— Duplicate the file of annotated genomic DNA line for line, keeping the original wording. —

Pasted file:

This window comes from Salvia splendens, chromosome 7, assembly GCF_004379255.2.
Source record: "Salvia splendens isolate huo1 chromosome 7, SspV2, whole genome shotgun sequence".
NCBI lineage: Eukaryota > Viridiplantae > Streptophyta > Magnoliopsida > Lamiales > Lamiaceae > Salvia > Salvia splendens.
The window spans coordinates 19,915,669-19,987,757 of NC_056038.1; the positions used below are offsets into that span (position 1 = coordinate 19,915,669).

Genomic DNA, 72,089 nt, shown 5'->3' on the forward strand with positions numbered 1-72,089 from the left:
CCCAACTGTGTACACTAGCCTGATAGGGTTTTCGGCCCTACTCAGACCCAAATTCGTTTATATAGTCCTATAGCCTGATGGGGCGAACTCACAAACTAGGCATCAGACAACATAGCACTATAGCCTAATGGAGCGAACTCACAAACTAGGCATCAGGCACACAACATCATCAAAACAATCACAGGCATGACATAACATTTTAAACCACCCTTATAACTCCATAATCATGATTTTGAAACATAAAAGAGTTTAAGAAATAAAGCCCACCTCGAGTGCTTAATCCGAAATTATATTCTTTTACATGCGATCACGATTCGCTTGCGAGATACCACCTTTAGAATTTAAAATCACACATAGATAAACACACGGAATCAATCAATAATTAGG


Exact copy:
This window comes from Salvia splendens, chromosome 7, assembly GCF_004379255.2.
Source record: "Salvia splendens isolate huo1 chromosome 7, SspV2, whole genome shotgun sequence".
NCBI lineage: Eukaryota > Viridiplantae > Streptophyta > Magnoliopsida > Lamiales > Lamiaceae > Salvia > Salvia splendens.
The window spans coordinates 19,915,669-19,987,757 of NC_056038.1; the positions used below are offsets into that span (position 1 = coordinate 19,915,669).

Genomic DNA, 72,089 nt, shown 5'->3' on the forward strand with positions numbered 1-72,089 from the left:
CCCAACTGTGTACACTAGCCTGATAGGGTTTTCGGCCCTACTCAGACCCAAATTCGTTTATATAGTCCTATAGCCTGATGGGGCGAACTCACAAACTAGGCATCAGACAACATAGCACTATAGCCTAATGGAGCGAACTCACAAACTAGGCATCAGGCACACAACATCATCAAAACAATCACAGGCATGACATAACATTTTAAACCACCCTTATAACTCCATAATCATGATTTTGAAACATAAAAGAGTTTAAGAAATAAAGCCCACCTCGAGTGCTTAATCCGAAATTATATTCTTTTACATGCGATCACGATTCGCTTGCGAGATACCACCTTTAGAATTTAAAATCACACATAGATAAACACACGGAATCAATCAATAATTAGG